The average ticket price in the NHL last season was approximately $44, with the average price for a ticket in some rinks as high as $57.11 (Detroit) and as low as $29.76 (Florida). A premium seat costs more, obviously, somewhere between $80 and $120 in most rinks, with additional costs such as concessions, parking, and programs adding to the price of a game (for a complete list of 2003-04 ticket prices and the Fan Cost Index for all 30 NHL teams visit Team Marketing Report’s NHL Page).
While fans can all agree that the cost to see an NHL game is far too high for the average citizen, it’s difficult to predict whether or not the introduction of a salary cap will overtly affect ticket prices. The league has said that player salaries make up nearly 75% of their expenses, and while some argue that ticket prices naturally settle at the level the market will bear, many fans believe that if player costs go down ticket prices must logically do the same, and the NHL has encouraged that belief.
However, if the league does achieve cost certainty with regard to player costs, and owners are able to rest easy with the knowledge that their payrolls will never rise above a certain level, why not give the fans the same peace of mind?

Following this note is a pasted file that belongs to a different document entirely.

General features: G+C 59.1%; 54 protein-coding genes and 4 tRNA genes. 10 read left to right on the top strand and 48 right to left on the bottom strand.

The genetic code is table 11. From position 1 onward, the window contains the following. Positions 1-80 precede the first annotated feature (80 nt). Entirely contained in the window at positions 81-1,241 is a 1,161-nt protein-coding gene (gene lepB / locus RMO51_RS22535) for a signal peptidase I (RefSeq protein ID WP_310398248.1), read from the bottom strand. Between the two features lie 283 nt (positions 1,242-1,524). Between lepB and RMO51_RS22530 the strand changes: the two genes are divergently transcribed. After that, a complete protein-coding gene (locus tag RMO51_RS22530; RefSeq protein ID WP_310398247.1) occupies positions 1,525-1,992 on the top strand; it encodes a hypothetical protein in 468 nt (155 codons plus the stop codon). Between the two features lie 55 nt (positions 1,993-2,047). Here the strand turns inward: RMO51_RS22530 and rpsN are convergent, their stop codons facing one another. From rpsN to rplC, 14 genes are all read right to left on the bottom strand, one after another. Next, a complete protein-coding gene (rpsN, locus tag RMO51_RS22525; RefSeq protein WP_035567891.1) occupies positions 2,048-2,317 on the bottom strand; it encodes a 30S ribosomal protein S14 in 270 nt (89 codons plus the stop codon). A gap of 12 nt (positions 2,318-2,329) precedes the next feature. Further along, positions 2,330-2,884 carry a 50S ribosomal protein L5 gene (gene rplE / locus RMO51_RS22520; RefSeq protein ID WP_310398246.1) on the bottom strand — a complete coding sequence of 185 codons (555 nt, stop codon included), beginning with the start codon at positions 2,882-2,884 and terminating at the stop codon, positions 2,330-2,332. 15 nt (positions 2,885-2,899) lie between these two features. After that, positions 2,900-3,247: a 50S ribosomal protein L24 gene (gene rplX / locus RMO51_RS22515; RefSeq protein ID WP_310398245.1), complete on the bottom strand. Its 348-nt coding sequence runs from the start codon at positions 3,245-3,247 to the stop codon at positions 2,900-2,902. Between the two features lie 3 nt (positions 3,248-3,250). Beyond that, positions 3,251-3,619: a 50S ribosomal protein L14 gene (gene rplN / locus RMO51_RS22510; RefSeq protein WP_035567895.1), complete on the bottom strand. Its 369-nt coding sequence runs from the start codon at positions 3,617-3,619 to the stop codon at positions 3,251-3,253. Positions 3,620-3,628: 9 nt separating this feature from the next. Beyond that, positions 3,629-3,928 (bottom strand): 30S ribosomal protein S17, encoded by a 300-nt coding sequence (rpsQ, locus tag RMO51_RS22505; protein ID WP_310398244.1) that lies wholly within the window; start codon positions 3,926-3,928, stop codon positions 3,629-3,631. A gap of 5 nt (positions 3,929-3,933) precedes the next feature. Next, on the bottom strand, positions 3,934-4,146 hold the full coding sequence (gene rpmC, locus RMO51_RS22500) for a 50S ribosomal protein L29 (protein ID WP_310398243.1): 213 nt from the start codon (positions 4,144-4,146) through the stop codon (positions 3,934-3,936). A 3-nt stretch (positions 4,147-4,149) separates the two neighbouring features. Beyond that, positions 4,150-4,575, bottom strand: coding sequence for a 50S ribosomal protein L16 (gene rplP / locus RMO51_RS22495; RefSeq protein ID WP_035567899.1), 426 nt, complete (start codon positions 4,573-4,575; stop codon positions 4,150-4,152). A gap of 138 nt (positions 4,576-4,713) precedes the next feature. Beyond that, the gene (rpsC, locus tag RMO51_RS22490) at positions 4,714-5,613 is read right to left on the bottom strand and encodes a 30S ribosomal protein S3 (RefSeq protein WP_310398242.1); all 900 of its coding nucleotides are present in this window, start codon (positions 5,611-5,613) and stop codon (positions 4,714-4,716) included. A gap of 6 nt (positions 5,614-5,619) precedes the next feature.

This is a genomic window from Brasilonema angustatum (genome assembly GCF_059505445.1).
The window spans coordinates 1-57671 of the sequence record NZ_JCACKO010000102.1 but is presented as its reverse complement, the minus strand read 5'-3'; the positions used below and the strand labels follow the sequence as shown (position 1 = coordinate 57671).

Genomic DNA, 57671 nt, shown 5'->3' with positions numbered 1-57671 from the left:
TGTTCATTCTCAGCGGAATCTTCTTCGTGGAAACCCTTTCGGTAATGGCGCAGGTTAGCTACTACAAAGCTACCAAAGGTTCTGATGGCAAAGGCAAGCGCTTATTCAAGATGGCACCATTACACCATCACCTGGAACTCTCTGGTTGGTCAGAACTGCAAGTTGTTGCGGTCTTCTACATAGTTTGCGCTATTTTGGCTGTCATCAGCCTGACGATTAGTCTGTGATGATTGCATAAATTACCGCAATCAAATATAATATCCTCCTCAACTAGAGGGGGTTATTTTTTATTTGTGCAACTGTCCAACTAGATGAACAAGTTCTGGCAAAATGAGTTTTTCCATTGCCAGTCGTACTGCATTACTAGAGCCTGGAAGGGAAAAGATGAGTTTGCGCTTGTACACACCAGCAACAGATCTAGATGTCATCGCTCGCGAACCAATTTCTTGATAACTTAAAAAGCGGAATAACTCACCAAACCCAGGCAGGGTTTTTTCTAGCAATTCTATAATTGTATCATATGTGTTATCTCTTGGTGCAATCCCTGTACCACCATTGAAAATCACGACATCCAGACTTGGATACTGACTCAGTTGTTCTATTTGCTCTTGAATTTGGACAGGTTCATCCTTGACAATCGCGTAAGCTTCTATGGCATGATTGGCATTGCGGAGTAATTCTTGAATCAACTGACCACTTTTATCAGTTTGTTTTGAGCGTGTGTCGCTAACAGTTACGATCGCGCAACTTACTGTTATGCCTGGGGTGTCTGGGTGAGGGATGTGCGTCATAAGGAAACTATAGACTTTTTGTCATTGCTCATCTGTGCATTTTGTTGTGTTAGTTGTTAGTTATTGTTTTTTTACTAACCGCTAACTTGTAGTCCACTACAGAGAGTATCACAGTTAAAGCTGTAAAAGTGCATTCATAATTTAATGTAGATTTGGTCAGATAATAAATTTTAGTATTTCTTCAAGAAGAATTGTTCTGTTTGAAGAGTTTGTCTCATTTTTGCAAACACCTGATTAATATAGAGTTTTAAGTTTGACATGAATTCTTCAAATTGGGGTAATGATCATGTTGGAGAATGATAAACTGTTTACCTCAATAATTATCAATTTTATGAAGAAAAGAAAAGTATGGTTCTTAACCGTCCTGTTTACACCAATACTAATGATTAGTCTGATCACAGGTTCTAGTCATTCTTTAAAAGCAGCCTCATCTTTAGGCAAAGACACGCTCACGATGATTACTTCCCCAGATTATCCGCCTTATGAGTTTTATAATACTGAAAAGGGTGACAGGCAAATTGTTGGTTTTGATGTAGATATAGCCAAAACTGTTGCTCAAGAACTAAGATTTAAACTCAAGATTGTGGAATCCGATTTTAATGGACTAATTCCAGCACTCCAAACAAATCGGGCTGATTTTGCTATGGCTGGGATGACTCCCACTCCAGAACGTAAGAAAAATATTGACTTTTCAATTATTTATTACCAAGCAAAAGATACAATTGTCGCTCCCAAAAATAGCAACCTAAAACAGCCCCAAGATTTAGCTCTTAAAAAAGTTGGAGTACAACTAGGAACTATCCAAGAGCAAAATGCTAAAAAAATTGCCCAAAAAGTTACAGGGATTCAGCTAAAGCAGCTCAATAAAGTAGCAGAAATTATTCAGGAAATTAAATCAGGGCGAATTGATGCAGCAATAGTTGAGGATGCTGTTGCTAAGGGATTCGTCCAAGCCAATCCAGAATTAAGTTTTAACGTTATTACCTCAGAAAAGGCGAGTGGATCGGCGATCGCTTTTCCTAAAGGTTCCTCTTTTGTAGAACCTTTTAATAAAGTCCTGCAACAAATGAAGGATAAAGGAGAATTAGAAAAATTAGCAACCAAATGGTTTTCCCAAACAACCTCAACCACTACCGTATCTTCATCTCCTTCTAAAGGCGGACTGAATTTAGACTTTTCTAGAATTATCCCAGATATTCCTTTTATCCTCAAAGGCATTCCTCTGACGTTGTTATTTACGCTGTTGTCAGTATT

How about a hard ticket cap of $30 a seat, on average?
The average attendance at an NHL game last season, according to the NHL’s numbers, was 16,533. Assuming those levels remain the same when the NHL returns (a rather generous assumption at this point, but one which will do for our purposes), that means that at an average ticket price of $30 revenue per game would be $495,990. A team with 41 home games would thus bring in $20,335,590, with total league ticket revenues in an 82 game season, 1230 games total, being $610,067,700. A ticket cap of $35 would bring revenue to $711,745,650, $40 would raise that total to $813,423,600, while one of $45, which, remember, is about a dollar more than what the average ticket price was last season, would set the bar at $915,101,550.